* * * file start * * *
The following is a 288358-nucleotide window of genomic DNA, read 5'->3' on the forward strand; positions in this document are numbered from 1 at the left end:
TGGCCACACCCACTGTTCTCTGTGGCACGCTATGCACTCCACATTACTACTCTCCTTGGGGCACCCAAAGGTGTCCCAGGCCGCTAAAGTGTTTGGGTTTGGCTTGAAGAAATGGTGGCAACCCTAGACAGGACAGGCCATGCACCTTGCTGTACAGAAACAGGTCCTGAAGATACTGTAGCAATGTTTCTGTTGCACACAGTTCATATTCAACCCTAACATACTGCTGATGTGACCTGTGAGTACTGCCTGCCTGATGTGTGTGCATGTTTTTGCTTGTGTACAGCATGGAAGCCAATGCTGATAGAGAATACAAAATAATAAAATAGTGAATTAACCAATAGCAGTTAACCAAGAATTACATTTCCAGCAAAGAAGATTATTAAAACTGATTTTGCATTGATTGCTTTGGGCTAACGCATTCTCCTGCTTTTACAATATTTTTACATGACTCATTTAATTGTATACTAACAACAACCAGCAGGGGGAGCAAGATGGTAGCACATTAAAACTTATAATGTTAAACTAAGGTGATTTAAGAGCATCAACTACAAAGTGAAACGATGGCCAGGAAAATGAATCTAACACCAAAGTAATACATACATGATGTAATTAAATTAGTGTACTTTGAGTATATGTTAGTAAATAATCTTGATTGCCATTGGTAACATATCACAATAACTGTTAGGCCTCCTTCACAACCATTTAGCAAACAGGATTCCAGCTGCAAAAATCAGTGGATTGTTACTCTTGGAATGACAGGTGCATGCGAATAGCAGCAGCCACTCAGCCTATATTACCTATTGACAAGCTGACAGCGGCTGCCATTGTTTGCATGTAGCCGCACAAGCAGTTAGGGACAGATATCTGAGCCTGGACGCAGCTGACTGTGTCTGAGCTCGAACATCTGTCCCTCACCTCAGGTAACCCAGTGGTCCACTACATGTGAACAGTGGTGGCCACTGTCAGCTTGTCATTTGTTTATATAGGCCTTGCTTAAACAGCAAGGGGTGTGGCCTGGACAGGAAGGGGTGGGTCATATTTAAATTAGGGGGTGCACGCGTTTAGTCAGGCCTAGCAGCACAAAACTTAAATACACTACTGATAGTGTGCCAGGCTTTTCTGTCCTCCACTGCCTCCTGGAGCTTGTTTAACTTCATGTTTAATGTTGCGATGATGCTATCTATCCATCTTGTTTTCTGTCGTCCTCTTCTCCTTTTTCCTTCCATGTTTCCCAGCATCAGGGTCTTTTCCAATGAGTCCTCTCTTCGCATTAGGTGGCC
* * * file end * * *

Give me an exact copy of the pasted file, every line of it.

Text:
The following is a 288358-nucleotide window of genomic DNA, read 5'->3' on the forward strand; positions in this document are numbered from 1 at the left end:
TGGCCACACCCACTGTTCTCTGTGGCACGCTATGCACTCCACATTACTACTCTCCTTGGGGCACCCAAAGGTGTCCCAGGCCGCTAAAGTGTTTGGGTTTGGCTTGAAGAAATGGTGGCAACCCTAGACAGGACAGGCCATGCACCTTGCTGTACAGAAACAGGTCCTGAAGATACTGTAGCAATGTTTCTGTTGCACACAGTTCATATTCAACCCTAACATACTGCTGATGTGACCTGTGAGTACTGCCTGCCTGATGTGTGTGCATGTTTTTGCTTGTGTACAGCATGGAAGCCAATGCTGATAGAGAATACAAAATAATAAAATAGTGAATTAACCAATAGCAGTTAACCAAGAATTACATTTCCAGCAAAGAAGATTATTAAAACTGATTTTGCATTGATTGCTTTGGGCTAACGCATTCTCCTGCTTTTACAATATTTTTACATGACTCATTTAATTGTATACTAACAACAACCAGCAGGGGGAGCAAGATGGTAGCACATTAAAACTTATAATGTTAAACTAAGGTGATTTAAGAGCATCAACTACAAAGTGAAACGATGGCCAGGAAAATGAATCTAACACCAAAGTAATACATACATGATGTAATTAAATTAGTGTACTTTGAGTATATGTTAGTAAATAATCTTGATTGCCATTGGTAACATATCACAATAACTGTTAGGCCTCCTTCACAACCATTTAGCAAACAGGATTCCAGCTGCAAAAATCAGTGGATTGTTACTCTTGGAATGACAGGTGCATGCGAATAGCAGCAGCCACTCAGCCTATATTACCTATTGACAAGCTGACAGCGGCTGCCATTGTTTGCATGTAGCCGCACAAGCAGTTAGGGACAGATATCTGAGCCTGGACGCAGCTGACTGTGTCTGAGCTCGAACATCTGTCCCTCACCTCAGGTAACCCAGTGGTCCACTACATGTGAACAGTGGTGGCCACTGTCAGCTTGTCATTTGTTTATATAGGCCTTGCTTAAACAGCAAGGGGTGTGGCCTGGACAGGAAGGGGTGGGTCATATTTAAATTAGGGGGTGCACGCGTTTAGTCAGGCCTAGCAGCACAAAACTTAAATACACTACTGATAGTGTGCCAGGCTTTTCTGTCCTCCACTGCCTCCTGGAGCTTGTTTAACTTCATGTTTAATGTTGCGATGATGCTATCTATCCATCTTGTTTTCTGTCGTCCTCTTCTCCTTTTTCCTTCCATGTTTCCCAGCATCAGGGTCTTTTCCAATGAGTCCTCTCTTCGCATTAGGTGGCC